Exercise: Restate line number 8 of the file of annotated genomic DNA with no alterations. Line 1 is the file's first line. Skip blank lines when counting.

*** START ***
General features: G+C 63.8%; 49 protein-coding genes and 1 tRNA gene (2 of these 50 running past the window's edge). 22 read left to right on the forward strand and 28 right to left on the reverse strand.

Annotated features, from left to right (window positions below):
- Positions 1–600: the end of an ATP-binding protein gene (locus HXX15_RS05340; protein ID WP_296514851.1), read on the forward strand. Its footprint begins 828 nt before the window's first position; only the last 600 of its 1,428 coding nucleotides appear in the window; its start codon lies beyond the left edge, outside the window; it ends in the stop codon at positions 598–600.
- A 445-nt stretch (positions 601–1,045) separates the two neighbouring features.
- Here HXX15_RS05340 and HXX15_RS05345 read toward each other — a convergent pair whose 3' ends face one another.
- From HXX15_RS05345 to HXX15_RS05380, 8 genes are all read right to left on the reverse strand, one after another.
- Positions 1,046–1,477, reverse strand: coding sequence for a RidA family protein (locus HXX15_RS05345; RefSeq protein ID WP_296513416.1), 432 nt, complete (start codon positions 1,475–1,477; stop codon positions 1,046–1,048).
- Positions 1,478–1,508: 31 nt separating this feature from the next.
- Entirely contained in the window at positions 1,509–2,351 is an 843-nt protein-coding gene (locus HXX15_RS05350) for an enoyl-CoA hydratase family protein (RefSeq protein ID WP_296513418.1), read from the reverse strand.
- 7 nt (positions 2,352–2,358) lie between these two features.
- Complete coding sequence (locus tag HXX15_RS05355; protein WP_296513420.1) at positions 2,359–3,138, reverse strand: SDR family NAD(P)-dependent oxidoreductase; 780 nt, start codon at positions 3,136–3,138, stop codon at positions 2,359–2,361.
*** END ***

- Positions 1,478–1,508: 31 nt separating this feature from the next.